Feedlot operators are already feeling the impact of higher corn prices, according to the Purdue University agricultural economist Michael Langemeier, who said corn prices have increased since mid-May and are expected to be quite volatile for the rest of the year.
December 2019 corn futures increased from $3.79/bu. for the week ending May 10 to $4.55 for the week ending June 28. Even though corn futures prices weakened after the release of the U.S. Department of Agriculture’s June crop acreage report, Langemeier said there was still a 13% chance on July 1 that corn futures prices could surpass $5.00/bu.
There is also a lot of uncertainty regarding corn prices for the rest of the year, since U.S. corn acreage in 2019 is still unknown. As such, the impact on cattle feeders is also unknown.
Langemeier relayed that feeding cost of gain since January has ranged from $82.35 in January to $91.67 in March and averaged $86.50/cwt. Feed conversions for the first five months of 2019 were approximately 9.0% above their seasonal averages, resulting in a feeding cost of gain that was approximately $8.00/cwt. higher than projections.
In the May issue of Kansas State University’s “Focus on Feedlots,” the estimated feeding cost of gain for placements in May was $87/cwt. However, Langemeier said it is important to note that this estimate was made before the recent increase in corn prices. Estimates of feeding cost of gain for the rest of 2019 can be found below.
As of July 1, Langemeier said there was a non-trivial probability that fall corn futures prices could be below $3.50 (14%) or above $5.00 (13%), with a calculated midpoint futures price of $4.16/bu.
If corn prices in the second half reach $4.50 and feed conversions are 5% above their seasonal averages, Langemeier said feeding costs of gain for the third and fourth quarters are expected to range from $84 to $87/cwt. and from $87 to $91/cwt., respectively. If corn prices are $5.00, the feeding cost of gain is expected to range from $89 to $92 in the third quarter and from $92 to $96 in the fourth quarter.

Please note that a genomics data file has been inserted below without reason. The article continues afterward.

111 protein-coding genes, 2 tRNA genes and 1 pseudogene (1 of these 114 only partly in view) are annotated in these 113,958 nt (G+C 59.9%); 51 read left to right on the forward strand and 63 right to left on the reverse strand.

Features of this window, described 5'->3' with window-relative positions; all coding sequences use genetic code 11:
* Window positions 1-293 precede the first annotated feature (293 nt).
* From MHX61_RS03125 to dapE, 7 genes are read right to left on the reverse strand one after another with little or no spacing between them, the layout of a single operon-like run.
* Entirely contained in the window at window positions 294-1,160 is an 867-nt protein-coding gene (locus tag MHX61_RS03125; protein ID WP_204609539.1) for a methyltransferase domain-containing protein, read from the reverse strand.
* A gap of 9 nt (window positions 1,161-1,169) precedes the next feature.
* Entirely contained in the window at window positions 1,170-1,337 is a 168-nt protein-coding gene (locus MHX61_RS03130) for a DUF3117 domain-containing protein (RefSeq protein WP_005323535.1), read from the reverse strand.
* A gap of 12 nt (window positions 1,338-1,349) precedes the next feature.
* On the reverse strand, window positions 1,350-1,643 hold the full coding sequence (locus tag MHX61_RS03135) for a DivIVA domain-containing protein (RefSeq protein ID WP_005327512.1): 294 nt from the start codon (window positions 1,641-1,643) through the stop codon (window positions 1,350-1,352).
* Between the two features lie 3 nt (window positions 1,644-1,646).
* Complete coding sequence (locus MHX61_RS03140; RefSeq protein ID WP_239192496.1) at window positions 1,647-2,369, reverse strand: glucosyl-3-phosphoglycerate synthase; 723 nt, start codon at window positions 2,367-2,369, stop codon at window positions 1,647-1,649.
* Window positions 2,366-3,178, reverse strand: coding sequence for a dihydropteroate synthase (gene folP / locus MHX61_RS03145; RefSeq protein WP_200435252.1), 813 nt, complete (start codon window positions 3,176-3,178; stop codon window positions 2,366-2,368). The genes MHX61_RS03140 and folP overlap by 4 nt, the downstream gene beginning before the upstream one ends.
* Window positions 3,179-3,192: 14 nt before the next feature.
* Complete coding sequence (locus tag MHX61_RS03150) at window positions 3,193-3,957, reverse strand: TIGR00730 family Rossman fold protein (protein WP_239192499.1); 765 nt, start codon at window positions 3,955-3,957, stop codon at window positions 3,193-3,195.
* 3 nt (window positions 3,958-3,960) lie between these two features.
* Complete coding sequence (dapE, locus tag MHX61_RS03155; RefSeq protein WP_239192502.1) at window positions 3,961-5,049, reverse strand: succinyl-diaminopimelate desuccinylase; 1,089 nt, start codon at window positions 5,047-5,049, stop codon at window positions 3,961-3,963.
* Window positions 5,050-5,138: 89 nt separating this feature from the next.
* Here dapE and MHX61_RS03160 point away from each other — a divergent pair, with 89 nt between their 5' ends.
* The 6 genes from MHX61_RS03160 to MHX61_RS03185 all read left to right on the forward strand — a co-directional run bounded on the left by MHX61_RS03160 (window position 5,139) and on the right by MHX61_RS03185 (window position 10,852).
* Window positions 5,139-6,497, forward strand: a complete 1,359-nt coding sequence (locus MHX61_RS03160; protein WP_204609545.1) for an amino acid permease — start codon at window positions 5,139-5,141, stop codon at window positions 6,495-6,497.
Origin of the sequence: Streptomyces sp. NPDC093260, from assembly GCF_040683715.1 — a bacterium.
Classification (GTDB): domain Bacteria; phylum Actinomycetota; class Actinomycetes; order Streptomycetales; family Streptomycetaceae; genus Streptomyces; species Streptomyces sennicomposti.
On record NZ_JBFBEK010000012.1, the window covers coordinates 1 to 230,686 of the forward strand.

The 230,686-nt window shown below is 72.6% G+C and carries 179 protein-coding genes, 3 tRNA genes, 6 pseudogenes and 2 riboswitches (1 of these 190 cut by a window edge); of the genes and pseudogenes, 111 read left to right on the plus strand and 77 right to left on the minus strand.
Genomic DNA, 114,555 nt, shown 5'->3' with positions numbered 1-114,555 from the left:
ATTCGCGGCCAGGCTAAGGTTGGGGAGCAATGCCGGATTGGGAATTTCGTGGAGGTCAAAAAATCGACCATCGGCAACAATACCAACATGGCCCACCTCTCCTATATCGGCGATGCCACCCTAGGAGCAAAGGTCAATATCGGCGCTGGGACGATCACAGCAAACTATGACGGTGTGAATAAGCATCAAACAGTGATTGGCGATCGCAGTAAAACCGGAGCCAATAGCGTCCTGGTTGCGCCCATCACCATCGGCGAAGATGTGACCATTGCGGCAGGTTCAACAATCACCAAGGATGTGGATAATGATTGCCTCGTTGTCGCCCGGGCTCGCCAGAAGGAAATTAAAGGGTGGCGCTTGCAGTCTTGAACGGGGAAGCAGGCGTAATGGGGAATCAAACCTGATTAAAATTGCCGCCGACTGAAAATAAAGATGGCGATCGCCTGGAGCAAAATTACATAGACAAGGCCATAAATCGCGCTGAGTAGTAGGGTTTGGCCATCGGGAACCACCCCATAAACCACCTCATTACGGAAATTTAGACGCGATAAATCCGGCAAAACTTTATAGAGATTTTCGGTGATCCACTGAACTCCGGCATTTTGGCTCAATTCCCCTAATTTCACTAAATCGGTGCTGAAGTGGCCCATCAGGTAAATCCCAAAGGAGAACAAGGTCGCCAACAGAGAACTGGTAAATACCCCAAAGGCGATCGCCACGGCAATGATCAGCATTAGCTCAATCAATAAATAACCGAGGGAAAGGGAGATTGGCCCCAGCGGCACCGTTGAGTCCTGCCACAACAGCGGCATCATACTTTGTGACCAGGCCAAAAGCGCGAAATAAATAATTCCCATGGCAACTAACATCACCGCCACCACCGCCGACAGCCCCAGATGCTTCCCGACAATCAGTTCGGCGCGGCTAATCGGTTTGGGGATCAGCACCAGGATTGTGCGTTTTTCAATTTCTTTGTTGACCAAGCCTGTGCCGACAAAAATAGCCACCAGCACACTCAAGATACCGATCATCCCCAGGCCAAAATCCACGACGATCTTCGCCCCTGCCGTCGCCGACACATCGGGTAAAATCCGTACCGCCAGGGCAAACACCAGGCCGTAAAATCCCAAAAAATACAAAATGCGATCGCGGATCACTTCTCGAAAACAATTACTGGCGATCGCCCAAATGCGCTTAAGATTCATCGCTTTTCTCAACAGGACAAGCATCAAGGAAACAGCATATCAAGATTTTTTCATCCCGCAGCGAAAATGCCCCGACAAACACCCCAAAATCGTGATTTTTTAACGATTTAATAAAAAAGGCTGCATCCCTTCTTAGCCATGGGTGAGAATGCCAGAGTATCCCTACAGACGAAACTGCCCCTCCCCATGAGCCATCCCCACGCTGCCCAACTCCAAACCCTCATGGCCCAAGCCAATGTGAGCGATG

Cattle finishing net returns are expected to be affected. Langemeier said the feeder-to-fed cattle ratio during the last 10 years averaged 1.20. The projected ratios this year are 1.30-1.35 for the third quarter and 1.17-1.21 for the fourth quarter.
“The relatively high ratio for the third quarter does not bode well for net return prospects,” he said.
For the first five months of 2019, cattle finishing losses ranged from $12 in April to $55 in February and averaged $40 per head. Langemeier said breakeven prices are expected to range from $119 to $122 in the third and fourth quarters. The breakeven prices, particularly for the third quarter, are well above expected cash prices.
“Consequently, cattle finishing losses are expected to range from $150 to $225 in the third quarter and from $25 to $75 in the fourth quarter. Higher corn prices have helped lower feeder prices, but not enough to prevent losses,” he noted.